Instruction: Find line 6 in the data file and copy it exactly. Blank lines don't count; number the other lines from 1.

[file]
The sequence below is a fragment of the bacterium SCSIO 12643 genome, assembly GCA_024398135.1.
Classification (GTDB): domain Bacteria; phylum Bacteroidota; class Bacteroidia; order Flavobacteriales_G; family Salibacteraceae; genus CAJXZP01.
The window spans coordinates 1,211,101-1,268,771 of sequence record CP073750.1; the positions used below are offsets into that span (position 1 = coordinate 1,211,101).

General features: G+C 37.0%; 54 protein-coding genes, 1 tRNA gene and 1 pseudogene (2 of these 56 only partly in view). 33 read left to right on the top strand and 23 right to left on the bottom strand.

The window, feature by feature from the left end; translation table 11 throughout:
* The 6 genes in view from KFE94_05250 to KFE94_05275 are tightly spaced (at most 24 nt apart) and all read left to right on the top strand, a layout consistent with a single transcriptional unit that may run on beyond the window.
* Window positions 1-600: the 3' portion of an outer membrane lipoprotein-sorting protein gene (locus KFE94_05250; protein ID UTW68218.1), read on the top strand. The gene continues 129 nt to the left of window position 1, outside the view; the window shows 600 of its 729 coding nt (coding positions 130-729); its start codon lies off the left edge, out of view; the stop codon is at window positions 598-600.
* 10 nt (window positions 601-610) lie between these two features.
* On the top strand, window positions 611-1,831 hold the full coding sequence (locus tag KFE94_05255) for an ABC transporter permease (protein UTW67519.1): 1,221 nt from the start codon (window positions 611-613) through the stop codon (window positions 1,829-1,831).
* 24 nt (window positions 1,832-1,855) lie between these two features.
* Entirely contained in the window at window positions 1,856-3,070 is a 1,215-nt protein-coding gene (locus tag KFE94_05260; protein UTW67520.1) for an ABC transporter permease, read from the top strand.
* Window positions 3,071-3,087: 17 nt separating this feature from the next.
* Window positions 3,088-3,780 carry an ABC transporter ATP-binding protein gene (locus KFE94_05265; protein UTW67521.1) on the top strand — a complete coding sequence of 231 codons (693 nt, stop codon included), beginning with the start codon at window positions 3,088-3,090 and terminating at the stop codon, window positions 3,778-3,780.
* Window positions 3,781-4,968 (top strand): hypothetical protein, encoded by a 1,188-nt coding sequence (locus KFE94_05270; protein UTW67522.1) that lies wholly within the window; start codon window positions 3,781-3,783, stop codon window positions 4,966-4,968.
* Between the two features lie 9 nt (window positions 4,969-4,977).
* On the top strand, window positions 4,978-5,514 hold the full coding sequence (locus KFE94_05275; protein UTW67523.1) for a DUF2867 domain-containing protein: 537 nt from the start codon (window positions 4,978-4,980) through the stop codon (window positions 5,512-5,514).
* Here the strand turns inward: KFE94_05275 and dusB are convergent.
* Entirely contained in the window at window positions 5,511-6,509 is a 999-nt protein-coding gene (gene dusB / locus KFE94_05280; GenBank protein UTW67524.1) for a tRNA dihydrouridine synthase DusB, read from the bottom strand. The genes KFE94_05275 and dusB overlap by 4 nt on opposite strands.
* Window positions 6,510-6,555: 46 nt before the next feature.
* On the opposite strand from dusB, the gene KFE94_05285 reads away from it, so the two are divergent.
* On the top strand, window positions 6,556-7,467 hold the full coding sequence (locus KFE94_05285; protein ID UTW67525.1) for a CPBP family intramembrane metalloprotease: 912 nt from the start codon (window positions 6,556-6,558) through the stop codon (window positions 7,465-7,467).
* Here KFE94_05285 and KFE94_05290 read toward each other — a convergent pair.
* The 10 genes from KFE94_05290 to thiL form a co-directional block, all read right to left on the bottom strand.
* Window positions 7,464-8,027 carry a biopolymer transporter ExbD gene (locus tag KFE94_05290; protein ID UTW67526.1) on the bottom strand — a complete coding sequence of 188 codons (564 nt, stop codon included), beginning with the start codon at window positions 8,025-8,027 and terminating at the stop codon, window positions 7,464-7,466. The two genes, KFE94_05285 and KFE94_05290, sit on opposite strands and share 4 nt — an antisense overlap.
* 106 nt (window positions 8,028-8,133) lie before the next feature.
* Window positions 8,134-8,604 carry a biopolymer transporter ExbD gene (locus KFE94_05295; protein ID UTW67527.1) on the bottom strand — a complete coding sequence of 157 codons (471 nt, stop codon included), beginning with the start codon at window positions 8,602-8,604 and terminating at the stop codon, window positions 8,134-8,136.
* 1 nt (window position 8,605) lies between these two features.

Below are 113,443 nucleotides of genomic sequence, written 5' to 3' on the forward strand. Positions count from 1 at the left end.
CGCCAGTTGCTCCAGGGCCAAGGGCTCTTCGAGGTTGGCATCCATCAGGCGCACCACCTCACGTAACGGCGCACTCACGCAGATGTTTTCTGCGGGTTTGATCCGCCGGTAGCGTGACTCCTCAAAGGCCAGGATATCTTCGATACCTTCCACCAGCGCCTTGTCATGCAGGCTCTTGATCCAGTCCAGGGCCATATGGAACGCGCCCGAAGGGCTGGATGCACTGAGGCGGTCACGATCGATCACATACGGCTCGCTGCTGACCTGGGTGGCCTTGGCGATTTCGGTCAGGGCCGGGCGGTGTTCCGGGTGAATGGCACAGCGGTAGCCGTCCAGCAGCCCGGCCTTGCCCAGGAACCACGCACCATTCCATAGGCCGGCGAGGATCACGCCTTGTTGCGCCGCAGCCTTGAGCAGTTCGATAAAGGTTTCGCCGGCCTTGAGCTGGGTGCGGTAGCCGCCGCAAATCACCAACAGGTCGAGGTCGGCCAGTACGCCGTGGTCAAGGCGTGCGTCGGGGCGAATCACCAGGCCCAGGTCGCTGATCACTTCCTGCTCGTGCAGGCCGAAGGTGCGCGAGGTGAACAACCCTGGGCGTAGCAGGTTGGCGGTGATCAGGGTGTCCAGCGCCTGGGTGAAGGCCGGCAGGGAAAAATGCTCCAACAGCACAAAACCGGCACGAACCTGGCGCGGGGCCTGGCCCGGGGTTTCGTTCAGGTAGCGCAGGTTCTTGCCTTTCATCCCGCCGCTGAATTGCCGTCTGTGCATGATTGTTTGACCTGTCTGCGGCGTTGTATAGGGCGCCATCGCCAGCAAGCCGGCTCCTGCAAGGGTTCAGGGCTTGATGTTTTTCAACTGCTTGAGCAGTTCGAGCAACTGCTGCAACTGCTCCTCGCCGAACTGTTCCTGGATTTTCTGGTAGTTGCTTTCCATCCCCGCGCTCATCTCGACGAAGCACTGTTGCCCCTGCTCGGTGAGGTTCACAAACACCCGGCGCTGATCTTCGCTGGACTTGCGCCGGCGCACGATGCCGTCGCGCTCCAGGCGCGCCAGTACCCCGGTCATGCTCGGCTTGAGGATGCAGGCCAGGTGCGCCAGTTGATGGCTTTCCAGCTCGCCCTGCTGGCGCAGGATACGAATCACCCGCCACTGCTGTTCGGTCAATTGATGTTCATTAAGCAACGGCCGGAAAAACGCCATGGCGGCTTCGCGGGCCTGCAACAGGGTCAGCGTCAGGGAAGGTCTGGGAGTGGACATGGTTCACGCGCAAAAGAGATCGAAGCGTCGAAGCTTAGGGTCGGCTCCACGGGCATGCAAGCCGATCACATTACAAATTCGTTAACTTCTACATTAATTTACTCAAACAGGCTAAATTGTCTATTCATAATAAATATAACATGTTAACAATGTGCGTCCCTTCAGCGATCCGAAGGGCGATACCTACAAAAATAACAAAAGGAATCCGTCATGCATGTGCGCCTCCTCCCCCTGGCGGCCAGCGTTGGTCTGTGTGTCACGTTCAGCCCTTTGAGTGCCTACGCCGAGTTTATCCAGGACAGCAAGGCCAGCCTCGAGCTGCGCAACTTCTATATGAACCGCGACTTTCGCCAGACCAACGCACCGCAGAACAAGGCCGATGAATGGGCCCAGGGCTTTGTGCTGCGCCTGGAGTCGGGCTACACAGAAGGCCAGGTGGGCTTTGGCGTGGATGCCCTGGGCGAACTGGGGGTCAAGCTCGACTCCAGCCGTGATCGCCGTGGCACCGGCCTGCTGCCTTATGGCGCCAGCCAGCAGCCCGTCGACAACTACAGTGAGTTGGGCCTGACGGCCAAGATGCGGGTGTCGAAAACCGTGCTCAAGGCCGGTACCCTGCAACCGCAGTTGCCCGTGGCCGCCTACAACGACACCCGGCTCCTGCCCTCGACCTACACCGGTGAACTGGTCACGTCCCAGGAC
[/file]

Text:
* The 6 genes in view from KFE94_05250 to KFE94_05275 are tightly spaced (at most 24 nt apart) and all read left to right on the top strand, a layout consistent with a single transcriptional unit that may run on beyond the window.